.' But this large sum, no doubt, included gratuities to his brethren in the Chapel. In 1504 Cornyshe, being confined in the Fleet prison, upon, as he informs us, some false information given by an enemy, wrote a poem entitled, 'A Treatise between Trouth and Informacion,' some extracts from which are given in Hawkins's History of Music. The real cause of his incarceration is unknown, but it has been conjectured that he had allowed his pen greater freedom than was agreeable to some persons. However in 1508 we again find him taking part in a court play, as appears by a payment 'To Mr. Kite, Cornishe, and other of the Chapell that played affore the King at Richmonte, 6l
.' The date of Cornyshe's death is uncertain, but it was before 1526, in which year the name of William Crane occurs as master of the children. [App. p.599 "he went with the king to the Field of the Cloth of Gold, where he devised the pageants at the banquet. He died before November, 1524. For further information the reader is referred to the Dict. of Nat. Biog.
, junior, son of the preceding, was a composer in the early part of the sixteenth century. Three part-songs by him are contained in a manuscript volume compiled by Dr. Robert Fayrfax, and now in the library of the British Museum (Add. MSS. 5465.) Two of those songs were printed by Hawkins in his History of Music.
, born in Naples 1744 [App. p.600 "Oct. 4 in Rome"], died in London about 1826 [App. p.600 "May 22, 1825"]; studied under Porpora from 1763 to 67. In 74 settled in London, producing there 'Alessandro nell' Indie' (1774), and some years later 'The Travellers' [App. p.600 "Jan. 22, 1806"], his best work; but devoted himself chiefly to teaching singing. [App. p.600 "in 1771 he was invited to Edinburgh to conduct the concerts of the Musical Society, and settled there as a publisher and singing-master. He went to London, as stated in the Dictionary, in 1774, but did not again visit England till 1787, when he joined Mazzinghi and Storace in writing additional music to Paisiello's 'Re Teodoro.'"] His daughter, a singer and harpist of merit, married Dussek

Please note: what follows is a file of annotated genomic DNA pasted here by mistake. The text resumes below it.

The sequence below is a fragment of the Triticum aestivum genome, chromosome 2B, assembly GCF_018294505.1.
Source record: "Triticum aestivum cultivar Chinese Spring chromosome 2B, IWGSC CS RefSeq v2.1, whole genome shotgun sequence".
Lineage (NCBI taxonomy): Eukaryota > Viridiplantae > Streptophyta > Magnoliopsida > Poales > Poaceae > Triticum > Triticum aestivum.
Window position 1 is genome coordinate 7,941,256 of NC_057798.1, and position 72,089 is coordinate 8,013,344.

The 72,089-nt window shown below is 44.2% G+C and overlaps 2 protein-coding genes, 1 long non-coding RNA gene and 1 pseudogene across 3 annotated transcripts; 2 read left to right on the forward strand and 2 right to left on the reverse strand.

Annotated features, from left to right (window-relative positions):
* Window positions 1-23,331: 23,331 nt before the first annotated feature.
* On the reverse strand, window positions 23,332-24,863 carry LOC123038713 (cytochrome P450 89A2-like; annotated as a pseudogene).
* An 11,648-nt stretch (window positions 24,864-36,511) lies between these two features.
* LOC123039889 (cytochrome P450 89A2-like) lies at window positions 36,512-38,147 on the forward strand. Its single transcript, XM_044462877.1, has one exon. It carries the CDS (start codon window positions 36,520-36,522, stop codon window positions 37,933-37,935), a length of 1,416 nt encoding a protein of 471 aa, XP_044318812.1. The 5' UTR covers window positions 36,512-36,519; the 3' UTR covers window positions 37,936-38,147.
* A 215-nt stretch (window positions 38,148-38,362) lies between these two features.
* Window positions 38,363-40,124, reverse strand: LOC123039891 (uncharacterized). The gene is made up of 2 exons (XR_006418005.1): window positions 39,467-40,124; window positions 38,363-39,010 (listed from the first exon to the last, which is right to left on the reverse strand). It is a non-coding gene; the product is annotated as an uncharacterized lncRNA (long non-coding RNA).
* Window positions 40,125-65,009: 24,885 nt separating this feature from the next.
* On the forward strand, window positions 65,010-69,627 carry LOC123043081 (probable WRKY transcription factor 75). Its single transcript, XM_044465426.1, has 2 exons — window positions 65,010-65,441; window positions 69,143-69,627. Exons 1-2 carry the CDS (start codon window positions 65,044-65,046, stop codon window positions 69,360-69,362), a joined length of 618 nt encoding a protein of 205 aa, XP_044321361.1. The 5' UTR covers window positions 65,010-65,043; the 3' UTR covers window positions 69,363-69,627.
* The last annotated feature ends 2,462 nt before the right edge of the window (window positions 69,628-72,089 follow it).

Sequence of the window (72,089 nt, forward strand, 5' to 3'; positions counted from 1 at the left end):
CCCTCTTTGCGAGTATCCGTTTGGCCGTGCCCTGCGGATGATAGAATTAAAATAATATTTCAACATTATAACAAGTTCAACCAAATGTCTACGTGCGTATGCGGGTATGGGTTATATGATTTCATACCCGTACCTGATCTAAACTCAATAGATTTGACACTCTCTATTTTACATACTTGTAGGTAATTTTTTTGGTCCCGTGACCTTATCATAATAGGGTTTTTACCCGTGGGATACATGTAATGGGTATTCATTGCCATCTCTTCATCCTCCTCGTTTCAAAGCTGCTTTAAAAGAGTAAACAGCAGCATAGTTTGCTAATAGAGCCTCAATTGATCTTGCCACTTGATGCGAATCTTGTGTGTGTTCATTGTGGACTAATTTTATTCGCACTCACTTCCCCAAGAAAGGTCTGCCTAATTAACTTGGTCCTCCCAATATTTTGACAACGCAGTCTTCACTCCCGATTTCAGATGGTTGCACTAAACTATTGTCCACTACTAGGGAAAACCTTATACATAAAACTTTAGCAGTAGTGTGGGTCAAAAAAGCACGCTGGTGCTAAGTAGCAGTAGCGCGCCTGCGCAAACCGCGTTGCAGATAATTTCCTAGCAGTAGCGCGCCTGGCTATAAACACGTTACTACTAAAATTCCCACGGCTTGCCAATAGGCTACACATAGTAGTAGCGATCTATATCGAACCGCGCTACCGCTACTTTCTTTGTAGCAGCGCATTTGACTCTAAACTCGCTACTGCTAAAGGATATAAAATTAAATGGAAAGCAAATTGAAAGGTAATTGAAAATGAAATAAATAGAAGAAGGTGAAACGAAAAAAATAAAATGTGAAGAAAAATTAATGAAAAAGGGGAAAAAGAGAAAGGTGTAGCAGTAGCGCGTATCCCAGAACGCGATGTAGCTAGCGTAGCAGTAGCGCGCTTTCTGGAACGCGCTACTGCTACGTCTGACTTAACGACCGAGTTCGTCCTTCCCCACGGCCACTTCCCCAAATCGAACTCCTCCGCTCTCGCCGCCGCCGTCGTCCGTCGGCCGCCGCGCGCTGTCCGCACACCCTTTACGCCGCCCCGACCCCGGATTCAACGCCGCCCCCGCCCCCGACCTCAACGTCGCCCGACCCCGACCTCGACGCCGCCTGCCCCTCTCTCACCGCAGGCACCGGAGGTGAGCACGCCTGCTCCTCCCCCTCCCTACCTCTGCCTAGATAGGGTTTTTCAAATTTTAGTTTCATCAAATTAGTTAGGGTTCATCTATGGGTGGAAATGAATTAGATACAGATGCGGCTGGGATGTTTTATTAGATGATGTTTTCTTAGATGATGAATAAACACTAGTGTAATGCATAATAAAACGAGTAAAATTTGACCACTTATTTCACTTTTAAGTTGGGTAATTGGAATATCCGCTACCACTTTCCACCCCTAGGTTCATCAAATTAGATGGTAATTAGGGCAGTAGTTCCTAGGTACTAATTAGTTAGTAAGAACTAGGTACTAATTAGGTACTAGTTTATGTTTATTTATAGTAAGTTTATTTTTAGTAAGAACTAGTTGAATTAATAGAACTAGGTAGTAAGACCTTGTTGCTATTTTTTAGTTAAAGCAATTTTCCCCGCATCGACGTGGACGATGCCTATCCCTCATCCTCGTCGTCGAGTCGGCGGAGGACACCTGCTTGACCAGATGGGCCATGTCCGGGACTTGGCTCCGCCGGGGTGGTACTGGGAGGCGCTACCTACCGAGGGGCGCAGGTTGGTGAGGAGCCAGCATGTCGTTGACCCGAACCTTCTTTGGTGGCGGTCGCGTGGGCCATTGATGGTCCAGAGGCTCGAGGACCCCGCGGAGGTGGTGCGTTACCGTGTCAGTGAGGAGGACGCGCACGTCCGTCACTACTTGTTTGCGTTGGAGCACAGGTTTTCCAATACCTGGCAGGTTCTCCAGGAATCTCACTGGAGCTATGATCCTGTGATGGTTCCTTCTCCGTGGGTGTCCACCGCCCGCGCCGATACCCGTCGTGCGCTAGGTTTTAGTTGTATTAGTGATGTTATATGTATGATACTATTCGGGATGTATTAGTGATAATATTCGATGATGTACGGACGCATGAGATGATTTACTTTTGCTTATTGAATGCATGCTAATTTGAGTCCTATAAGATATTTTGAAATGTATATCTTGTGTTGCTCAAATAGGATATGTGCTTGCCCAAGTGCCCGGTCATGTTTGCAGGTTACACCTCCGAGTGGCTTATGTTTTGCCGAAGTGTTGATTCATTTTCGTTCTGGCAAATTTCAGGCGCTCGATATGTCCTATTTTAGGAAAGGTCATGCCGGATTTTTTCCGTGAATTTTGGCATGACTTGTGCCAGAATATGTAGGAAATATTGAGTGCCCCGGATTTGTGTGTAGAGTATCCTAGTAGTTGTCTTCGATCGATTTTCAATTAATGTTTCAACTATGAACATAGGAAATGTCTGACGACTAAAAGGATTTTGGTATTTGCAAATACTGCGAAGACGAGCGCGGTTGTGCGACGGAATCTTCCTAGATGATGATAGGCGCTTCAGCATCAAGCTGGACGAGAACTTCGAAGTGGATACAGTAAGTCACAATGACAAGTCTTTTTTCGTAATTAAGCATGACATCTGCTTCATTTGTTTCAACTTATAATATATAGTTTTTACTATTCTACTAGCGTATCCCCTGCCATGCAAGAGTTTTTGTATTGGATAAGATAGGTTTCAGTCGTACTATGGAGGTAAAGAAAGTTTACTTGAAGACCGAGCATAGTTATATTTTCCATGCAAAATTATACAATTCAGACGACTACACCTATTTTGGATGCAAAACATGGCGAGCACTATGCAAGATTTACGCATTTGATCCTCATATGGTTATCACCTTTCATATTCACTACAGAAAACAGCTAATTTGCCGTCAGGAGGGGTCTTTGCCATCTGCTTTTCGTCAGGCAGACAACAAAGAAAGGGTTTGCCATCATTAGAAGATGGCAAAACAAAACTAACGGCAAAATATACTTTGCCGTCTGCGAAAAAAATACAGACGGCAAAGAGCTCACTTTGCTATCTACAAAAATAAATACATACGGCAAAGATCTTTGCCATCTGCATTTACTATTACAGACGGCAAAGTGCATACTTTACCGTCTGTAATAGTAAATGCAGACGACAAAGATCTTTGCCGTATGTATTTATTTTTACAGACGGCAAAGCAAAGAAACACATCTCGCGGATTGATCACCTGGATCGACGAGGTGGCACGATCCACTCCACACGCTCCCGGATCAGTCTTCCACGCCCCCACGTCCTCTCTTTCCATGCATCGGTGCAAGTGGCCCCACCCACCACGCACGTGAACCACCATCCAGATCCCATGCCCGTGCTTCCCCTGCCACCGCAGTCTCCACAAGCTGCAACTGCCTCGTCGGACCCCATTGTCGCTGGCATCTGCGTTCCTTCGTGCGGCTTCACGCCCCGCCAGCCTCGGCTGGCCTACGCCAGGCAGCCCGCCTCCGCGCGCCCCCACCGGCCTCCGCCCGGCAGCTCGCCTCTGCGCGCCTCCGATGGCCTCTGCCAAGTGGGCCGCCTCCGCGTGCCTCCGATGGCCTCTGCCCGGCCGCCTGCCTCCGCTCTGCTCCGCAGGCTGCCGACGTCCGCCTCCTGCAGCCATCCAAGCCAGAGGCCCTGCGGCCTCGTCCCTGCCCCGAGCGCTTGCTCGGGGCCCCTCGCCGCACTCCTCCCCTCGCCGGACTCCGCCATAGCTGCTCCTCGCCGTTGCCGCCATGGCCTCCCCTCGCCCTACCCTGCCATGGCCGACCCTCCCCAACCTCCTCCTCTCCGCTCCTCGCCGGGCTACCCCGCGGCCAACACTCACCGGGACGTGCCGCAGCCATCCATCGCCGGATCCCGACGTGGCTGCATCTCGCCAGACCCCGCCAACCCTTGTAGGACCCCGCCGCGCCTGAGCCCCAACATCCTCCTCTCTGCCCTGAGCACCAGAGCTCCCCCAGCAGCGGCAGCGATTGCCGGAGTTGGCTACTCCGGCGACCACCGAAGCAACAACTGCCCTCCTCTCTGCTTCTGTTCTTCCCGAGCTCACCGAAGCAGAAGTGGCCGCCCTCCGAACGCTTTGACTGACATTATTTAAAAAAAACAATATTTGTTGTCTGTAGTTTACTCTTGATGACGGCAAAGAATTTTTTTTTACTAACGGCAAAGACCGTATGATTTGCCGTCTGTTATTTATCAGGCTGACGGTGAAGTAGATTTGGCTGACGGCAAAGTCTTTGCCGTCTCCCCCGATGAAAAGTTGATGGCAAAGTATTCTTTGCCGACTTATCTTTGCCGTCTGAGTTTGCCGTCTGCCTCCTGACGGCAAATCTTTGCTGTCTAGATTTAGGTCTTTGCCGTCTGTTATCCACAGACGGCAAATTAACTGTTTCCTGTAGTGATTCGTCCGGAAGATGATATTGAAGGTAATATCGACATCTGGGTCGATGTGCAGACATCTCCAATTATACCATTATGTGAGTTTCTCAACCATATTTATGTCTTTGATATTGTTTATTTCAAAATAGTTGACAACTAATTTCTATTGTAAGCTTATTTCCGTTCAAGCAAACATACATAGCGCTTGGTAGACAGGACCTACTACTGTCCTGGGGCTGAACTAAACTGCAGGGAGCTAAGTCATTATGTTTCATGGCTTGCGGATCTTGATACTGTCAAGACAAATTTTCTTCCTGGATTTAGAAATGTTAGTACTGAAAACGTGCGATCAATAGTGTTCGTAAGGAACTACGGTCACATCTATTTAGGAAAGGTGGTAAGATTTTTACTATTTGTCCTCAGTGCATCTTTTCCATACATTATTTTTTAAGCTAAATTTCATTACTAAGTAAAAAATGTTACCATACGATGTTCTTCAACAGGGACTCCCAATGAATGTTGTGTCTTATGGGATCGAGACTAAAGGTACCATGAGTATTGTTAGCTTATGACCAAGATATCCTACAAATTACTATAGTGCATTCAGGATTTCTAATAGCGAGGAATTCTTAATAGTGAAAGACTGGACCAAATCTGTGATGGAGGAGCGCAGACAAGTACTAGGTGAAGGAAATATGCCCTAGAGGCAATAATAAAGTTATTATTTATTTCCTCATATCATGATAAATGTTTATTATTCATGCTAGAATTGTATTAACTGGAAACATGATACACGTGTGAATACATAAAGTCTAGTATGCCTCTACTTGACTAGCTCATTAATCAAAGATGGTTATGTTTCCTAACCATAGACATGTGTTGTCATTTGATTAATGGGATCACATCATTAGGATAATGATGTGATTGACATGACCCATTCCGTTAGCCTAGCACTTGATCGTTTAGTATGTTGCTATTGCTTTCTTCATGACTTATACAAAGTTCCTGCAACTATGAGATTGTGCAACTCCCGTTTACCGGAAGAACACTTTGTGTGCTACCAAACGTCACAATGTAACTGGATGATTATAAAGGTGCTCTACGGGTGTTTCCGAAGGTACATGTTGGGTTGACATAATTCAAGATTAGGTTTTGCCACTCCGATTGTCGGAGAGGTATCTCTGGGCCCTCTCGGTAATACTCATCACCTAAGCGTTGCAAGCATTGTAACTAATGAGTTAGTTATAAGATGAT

, with whom Corri entered into partnership as music-seller and publisher (1797), but the speculation failed. His compositions include, besides the operas above named, a quantity of songs to English, French, and Italian words; sonatas, airs, and rondos; 'The Art of Fingering' (London 1799); and 'The Singer's Preceptor' (ditto 1798) [App. p.600 "1810, contains an autobiographical preface"]; also a 'Musical Dictionary' (London 1798) and a 'Musical Grammar.' He left three sons, Antonio
, who settled in America [App. p.600 "Philip Antony
one of the original promotors of the Philharmonic Society (Dict. of Nat. Biog.
, dramatic composer; and Haydn
, a teacher in Dublin.
CORRI-PALTONI, Mdme. Frances
, daughter of Natale Corri, and niece of Domenico, born in Edinburgh 1801, a dramatic singer of ability; studied under Catalani in 1815 and 16. She sang in London (1820); in Germany; in Italy, where she married Paltoni, a singer; in Madrid (1827); and with Lablache in Milan (1828). In 1830 she returned to Germany. Her voice was a fine mezzo-soprano, with a brilliant shake.
CORTECCIA, Francesco di Bernardo